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The Cambridge Introduction to Literature and the Environment


  • 18 b/w illus.
  • Page extent: 270 pages
  • Size: 228 x 152 mm
  • Weight: 0.57 kg

Library of Congress

  • Dewey number: 809/.933553
  • Dewey version: 22
  • LC Classification: PN98.E36 C53 2011
  • LC Subject headings:
    • Ecocriticism
    • Nature in literature
    • LITERARY CRITICISM / Semiotics & Theory--bisacsh

Library of Congress Record


 (ISBN-13: 9780521896351)

The degrading environment of the planet is something that touches everyone. This 2011 book offers an introductory overview of literary and cultural criticism that concerns environmental crisis in some form. Both as a way of reading texts and as a theoretical approach to culture more generally, 'ecocriticism' is a varied and fast-changing set of practices which challenges inherited thinking and practice in the reading of literature and culture. This introduction defines what ecocriticism is, its methods, arguments and concepts, and will enable students to look at texts in a wholly new way. Boxed sections explain key critical terms and contemporary debates in the field with 'hands-on' examples and comparisons. Timothy Clark's thoughtful approach makes this an ideal first encounter with environmental readings of literature.

• Relates environmental studies to literature, showing how texts can be read with green issues in mind • Offers practical models to students for reading and writing environmental criticism and theory • Boxed sections map out the current theoretical debates in the field in an accessible way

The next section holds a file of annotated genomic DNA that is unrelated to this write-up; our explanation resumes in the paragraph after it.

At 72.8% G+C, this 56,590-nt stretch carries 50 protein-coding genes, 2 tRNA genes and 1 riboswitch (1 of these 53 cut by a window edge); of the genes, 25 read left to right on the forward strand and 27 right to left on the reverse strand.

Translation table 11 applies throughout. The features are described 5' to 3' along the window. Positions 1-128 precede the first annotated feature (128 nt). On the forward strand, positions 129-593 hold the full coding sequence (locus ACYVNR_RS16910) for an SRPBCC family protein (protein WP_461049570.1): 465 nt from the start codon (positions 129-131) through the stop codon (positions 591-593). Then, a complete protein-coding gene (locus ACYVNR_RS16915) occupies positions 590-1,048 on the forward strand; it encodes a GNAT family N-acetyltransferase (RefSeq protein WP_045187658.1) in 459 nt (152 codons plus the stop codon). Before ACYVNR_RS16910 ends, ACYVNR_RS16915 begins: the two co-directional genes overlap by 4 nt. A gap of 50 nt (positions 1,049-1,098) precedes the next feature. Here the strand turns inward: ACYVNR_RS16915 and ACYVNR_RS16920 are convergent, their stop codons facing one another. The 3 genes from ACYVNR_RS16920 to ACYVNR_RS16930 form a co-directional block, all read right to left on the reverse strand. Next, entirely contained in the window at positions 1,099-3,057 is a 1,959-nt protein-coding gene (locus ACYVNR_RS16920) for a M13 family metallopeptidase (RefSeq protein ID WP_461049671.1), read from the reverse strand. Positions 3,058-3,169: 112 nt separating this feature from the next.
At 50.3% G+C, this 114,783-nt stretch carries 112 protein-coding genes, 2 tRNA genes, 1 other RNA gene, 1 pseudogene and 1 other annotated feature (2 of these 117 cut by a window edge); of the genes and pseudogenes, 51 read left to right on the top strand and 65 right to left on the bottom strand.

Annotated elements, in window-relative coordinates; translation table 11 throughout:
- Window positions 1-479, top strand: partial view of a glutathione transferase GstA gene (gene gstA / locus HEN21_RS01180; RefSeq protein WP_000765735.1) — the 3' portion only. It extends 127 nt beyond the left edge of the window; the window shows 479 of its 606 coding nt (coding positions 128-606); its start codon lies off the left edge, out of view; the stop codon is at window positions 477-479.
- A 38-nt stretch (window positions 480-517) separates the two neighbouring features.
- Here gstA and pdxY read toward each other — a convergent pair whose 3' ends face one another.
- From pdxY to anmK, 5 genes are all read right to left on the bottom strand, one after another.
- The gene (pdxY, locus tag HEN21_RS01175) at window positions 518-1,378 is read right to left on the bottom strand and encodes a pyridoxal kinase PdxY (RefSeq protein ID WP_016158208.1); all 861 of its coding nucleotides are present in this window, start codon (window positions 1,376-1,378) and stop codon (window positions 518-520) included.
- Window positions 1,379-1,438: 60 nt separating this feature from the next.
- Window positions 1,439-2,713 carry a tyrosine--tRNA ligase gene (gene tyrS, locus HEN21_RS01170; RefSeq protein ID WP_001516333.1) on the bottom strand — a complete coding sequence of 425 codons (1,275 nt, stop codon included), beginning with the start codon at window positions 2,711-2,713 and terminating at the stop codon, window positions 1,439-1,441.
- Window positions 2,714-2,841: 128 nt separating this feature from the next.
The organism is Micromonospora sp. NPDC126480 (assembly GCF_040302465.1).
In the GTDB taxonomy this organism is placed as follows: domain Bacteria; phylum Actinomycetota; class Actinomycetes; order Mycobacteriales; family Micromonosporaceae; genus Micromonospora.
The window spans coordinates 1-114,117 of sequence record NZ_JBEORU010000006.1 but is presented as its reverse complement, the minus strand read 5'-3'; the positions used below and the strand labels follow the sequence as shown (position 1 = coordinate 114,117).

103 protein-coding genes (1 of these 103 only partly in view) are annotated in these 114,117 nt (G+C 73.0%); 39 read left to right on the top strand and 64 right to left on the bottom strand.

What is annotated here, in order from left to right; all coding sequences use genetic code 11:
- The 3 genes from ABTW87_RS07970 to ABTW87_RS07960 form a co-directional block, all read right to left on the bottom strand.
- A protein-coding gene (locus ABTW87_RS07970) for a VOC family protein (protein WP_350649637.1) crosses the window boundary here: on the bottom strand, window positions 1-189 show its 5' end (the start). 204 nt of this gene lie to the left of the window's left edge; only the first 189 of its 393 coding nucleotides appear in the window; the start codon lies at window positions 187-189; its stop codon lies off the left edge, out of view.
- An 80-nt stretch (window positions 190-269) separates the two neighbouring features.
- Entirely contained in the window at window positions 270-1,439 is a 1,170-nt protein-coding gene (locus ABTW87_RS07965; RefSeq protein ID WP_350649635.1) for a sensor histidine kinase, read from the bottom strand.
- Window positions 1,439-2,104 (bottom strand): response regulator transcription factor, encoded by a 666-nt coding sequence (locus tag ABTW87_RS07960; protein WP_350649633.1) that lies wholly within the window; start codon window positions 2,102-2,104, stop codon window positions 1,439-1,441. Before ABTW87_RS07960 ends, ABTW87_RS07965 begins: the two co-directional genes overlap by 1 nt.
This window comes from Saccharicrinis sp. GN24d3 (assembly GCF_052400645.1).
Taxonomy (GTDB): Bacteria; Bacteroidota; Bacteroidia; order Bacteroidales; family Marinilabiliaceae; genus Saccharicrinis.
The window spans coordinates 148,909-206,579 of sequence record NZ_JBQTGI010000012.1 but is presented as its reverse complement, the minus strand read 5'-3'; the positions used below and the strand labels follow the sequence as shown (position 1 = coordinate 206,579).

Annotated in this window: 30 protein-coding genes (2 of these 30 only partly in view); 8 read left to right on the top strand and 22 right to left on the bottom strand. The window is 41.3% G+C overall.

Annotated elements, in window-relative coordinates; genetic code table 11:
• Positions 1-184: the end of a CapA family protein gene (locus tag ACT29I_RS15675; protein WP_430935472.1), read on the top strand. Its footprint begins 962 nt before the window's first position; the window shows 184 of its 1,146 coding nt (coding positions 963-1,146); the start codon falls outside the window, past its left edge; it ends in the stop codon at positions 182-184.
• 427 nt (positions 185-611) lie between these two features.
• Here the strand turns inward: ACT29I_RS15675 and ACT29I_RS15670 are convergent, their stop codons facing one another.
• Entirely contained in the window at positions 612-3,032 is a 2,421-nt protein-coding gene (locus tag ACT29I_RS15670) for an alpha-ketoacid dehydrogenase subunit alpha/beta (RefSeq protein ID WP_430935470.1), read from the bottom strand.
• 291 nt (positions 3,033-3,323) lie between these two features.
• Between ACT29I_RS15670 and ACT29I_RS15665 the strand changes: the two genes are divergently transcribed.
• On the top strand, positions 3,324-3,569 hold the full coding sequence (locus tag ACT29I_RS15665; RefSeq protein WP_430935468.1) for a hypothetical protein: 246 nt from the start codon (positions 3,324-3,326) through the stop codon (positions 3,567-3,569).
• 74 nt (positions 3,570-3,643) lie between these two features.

Preface; Introduction: the challenge; Part I. Romantic and Anti-Romantic: 1. Old World Romanticism; 2. New World Romanticism; 3. Genre and the ethics of nonfiction; 4. Language beyond the human?; 5. The inherent violence of Western thought?; 6. Posthumanism and the 'end of nature'; Part II. The Boundaries of the Political: 7. Thinking like a mountain?; 8. Environmental justice and the move 'beyond nature writing'; 9. European eco-justice; 10. Liberalism and Green moralism; 11. Ecofeminism; 12. 'Postcolonial' eco-justice; 13. Questions of scale: the local, the national and the global; Part III. Science and the Struggle for Intellectual Authority: 14. Science and the crisis of authority; 15. Science studies; 16. Evolutionary theories of literature; 17. Interdisciplinarity and science: two essays on human evolution; Part IV. The Animal Mirror: 18. Ethics and the nonhuman animal; 19. Anthropomorphism; 20. The future of ecocriticism; Further reading; Index.


'The challenge Clark faces comes [from] … the assertion that literary studies can make a significant contribution to the rapidly evolving ecological debate … This challenge makes the depth and breadth of Clark's penetrating survey all the more impressive.' The Times Literary Supplement

'Clark guides the student reader to ask good, difficult questions of environmental justice, eco-postcolonial criticism, and phenomenology. I must pronounce [his] book an outstanding introduction to ecocriticism.' Greg Garrard, ISLE: Interdisciplinary Studies in Literature and Environment

'In this superb book, Timothy Clark has achieved what the best introductions for students achieve: brief, accurate and readable summaries of the main positions in a field, combined with a series of provocative and stimulating questions to be explored in class. Clark has done this and more - he has written a book that any ecocritic should read.' Richard Kerridge, Green Letters

'Far from a pedestrian college textbook, Clark's Introduction to Literature and the Environment is an erudite survey of ecocriticsm accessible to both scholar and student, as well as a practical tool for demonstrating literature's representation of and engagement with environmental issues of all kinds … I can think of no better intellectual map of ecocriticism's present state or future prospects than this book.' Modern Philology

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